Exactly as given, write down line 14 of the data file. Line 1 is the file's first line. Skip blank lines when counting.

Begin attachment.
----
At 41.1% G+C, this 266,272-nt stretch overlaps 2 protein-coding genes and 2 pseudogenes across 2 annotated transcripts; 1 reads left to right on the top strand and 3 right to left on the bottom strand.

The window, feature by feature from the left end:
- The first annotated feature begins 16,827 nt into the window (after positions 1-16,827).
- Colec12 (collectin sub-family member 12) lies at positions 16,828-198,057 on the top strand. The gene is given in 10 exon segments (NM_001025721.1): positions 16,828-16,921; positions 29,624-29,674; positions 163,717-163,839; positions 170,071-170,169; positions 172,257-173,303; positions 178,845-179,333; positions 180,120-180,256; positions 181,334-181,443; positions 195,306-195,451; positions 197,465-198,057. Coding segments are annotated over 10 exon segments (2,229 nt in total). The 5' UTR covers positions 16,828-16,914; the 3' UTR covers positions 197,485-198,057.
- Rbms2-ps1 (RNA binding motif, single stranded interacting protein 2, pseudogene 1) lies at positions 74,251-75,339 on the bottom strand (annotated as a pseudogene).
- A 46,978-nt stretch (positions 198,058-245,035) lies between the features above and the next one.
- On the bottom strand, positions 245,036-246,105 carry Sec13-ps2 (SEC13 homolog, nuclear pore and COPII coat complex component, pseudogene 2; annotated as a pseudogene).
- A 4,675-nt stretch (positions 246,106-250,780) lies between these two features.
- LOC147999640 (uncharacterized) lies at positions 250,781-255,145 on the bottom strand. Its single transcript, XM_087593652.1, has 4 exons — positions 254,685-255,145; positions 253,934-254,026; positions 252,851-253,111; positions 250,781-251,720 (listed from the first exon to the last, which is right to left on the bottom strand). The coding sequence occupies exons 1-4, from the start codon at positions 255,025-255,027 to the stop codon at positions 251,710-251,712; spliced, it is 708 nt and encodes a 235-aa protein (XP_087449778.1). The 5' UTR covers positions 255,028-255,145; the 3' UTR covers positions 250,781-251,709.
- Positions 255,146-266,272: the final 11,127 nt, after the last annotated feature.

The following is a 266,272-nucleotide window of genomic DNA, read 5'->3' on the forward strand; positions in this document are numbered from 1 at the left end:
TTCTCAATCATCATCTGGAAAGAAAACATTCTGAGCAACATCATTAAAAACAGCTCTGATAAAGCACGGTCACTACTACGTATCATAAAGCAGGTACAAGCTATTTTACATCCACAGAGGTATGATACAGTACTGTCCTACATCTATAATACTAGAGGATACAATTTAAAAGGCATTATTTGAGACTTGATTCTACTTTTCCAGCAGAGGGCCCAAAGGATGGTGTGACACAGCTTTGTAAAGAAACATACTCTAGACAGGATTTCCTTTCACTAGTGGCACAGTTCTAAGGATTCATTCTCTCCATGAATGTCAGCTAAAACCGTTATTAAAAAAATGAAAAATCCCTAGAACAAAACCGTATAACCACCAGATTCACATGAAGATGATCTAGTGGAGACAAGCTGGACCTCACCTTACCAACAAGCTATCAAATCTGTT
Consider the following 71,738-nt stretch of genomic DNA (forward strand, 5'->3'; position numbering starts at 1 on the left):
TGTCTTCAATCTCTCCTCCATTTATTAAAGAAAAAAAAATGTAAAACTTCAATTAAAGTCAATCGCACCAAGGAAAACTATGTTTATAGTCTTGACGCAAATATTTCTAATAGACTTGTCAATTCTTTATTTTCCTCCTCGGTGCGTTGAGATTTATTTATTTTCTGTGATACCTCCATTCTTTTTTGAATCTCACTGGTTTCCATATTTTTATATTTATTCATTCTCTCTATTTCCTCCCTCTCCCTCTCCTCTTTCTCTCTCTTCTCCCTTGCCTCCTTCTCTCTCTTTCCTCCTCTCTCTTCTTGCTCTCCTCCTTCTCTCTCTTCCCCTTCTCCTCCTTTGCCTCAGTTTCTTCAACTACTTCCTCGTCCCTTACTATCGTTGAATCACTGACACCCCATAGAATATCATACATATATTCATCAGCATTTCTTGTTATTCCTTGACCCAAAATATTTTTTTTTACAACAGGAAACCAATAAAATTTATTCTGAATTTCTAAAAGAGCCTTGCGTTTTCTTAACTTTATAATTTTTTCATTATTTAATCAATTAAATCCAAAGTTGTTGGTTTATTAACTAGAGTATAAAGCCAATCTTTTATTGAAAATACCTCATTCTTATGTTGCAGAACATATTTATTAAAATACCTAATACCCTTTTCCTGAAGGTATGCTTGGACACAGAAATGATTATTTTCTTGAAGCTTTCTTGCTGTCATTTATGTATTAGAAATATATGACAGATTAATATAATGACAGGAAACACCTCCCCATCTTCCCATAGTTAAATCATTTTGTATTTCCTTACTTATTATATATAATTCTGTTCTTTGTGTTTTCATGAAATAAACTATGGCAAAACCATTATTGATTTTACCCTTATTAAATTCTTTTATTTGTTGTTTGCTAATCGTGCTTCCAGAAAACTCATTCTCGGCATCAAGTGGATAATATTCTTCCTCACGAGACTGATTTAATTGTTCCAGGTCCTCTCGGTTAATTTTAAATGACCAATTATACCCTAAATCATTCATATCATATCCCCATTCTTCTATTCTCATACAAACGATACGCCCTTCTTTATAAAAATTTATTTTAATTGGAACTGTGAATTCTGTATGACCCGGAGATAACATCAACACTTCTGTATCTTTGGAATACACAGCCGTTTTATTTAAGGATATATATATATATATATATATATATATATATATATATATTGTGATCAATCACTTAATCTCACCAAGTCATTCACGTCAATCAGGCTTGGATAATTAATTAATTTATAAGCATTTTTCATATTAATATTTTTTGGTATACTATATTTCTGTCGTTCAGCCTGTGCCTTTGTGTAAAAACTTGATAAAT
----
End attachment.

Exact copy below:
TGTCTTCAATCTCTCCTCCATTTATTAAAGAAAAAAAAATGTAAAACTTCAATTAAAGTCAATCGCACCAAGGAAAACTATGTTTATAGTCTTGACGCAAATATTTCTAATAGACTTGTCAATTCTTTATTTTCCTCCTCGGTGCGTTGAGATTTATTTATTTTCTGTGATACCTCCATTCTTTTTTGAATCTCACTGGTTTCCATATTTTTATATTTATTCATTCTCTCTATTTCCTCCCTCTCCCTCTCCTCTTTCTCTCTCTTCTCCCTTGCCTCCTTCTCTCTCTTTCCTCCTCTCTCTTCTTGCTCTCCTCCTTCTCTCTCTTCCCCTTCTCCTCCTTTGCCTCAGTTTCTTCAACTACTTCCTCGTCCCTTACTATCGTTGAATCACTGACACCCCATAGAATATCATACATATATTCATCAGCATTTCTTGTTATTCCTTGACCCAAAATATTTTTTTTTACAACAGGAAACCAATAAAATTTATTCTGAATTTCTAAAAGAGCCTTGCGTTTTCTTAACTTTATAATTTTTTCATTATTTAATCAATTAAATCCAAAGTTGTTGGTTTATTAACTAGAGTATAAAGCCAATCTTTTATTGAAAATACCTCATTCTTATGTTGCAGAACATATTTATTAAAATACCTAATACCCTTTTCCTGAAGGTATGCTTGGACACAGAAATGATTATTTTCTTGAAGCTTTCTTGCTGTCATTTATGTATTAGAAATATATGACAGATTAATATAATGACAGGAAACACCTCCCCATCTTCCCATAGTTAAATCATTTTGTATTTCCTTACTTATTATATATAATTCTGTTCTTTGTGTTTTCATGAAATAAACTATGGCAAAACCATTATTGATTTTACCCTTATTAAATTCTTTTATTTGTTGTTTGCTAATCGTGCTTCCAGAAAACTCATTCTCGGCATCAAGTGGATAATATTCTTCCTCACGAGACTGATTTAATTGTTCCAGGTCCTCTCGGTTAATTTTAAATGACCAATTATACCCTAAATCATTCATATCATATCCCCATTCTTCTATTCTCATACAAACGATACGCCCTTCTTTATAAAAATTTATTTTAATTGGAACTGTGAATTCTGTATGACCCGGAGATAACATCAACACTTCTGTATCTTTGGAATACACAGCCGTTTTATTTAAGGATATATATATATATATATATATATATATATATATATATATTGTGATCAATCACTTAATCTCACCAAGTCATTCACGTCAATCAGGCTTGGATAATTAATTAATTTATAAGCATTTTTCATATTAATATTTTTTGGTATACTATATTTCTGTCGTTCAGCCTGTGCCTTTGTGTAAAAACTTGATAAAT